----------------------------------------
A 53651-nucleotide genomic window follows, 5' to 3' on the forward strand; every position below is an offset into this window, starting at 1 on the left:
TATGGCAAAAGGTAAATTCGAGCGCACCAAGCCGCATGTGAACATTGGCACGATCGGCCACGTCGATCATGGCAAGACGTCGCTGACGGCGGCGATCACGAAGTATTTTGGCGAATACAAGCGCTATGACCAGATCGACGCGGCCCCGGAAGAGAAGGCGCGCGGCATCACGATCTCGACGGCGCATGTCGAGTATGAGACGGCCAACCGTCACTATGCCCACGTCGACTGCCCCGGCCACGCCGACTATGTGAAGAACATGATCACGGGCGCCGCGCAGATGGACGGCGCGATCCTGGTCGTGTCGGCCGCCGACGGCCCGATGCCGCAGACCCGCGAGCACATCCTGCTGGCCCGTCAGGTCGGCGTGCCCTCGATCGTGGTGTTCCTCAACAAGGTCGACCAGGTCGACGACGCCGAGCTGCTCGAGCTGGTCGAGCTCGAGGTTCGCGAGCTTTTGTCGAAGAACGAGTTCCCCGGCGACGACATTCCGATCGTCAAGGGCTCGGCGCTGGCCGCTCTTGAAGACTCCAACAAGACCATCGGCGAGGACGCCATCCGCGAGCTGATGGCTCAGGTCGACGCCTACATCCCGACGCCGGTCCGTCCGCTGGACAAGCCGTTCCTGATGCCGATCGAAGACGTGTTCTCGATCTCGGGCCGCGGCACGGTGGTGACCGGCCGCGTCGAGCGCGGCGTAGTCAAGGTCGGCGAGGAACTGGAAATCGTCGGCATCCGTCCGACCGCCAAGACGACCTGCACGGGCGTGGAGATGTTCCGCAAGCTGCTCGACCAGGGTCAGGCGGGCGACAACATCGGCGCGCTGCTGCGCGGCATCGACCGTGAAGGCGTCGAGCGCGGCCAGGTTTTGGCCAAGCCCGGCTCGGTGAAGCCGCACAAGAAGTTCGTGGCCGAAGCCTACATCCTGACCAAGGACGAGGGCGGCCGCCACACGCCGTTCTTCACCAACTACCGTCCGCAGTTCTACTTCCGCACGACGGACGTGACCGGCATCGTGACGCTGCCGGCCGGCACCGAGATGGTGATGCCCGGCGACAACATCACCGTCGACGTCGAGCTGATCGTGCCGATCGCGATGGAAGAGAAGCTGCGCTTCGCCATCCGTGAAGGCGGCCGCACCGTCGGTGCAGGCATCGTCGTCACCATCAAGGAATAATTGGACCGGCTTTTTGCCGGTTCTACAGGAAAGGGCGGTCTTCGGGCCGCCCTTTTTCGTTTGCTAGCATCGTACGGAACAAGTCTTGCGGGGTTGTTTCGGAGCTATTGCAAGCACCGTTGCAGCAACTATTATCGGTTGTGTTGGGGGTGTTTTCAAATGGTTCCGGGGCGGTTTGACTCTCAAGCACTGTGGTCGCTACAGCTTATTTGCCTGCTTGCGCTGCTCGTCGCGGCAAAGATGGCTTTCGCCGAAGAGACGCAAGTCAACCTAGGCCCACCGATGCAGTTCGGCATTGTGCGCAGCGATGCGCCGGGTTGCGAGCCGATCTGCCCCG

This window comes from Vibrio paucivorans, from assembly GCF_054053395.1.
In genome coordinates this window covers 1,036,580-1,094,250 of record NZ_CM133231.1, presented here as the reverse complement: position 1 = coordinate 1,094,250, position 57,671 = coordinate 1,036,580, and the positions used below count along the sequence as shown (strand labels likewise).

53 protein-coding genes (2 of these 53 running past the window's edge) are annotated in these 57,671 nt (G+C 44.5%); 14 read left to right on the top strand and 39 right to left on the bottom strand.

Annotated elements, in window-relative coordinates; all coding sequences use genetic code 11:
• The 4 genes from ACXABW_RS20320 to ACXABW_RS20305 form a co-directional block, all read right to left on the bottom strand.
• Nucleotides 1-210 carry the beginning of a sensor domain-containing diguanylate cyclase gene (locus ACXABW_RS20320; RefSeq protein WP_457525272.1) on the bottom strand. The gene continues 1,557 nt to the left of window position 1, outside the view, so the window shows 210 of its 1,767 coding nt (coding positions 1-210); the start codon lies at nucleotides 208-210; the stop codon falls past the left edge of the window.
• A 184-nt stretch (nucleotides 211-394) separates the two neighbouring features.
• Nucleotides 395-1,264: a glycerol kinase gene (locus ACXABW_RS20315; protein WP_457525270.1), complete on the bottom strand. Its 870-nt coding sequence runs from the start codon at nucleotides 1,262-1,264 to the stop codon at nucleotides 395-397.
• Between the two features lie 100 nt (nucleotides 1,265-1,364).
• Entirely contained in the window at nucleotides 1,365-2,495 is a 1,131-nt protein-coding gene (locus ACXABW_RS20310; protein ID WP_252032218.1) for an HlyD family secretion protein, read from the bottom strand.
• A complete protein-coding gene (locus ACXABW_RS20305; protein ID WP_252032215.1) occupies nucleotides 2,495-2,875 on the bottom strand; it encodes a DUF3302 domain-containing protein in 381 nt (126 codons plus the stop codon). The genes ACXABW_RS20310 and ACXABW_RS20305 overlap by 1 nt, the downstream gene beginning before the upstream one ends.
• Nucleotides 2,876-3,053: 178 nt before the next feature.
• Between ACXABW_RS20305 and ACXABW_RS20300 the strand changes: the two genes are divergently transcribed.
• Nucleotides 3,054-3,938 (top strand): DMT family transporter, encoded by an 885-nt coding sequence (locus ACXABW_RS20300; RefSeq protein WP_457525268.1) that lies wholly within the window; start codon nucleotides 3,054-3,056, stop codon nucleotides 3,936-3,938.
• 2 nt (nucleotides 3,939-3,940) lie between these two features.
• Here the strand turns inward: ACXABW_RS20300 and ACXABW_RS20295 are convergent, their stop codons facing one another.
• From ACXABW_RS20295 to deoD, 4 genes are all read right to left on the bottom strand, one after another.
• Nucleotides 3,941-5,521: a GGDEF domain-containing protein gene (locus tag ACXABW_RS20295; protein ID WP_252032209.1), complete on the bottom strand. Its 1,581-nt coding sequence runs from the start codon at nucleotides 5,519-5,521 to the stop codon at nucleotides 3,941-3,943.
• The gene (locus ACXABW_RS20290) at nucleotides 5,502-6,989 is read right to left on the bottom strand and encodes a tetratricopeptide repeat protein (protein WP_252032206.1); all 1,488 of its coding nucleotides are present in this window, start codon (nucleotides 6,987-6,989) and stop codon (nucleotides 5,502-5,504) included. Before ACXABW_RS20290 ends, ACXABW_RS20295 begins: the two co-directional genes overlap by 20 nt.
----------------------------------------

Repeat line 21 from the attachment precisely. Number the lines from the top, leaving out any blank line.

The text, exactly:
• The gene (locus ACXABW_RS20290) at nucleotides 5,502-6,989 is read right to left on the bottom strand and encodes a tetratricopeptide repeat protein (protein WP_252032206.1); all 1,488 of its coding nucleotides are present in this window, start codon (nucleotides 6,987-6,989) and stop codon (nucleotides 5,502-5,504) included. Before ACXABW_RS20290 ends, ACXABW_RS20295 begins: the two co-directional genes overlap by 20 nt.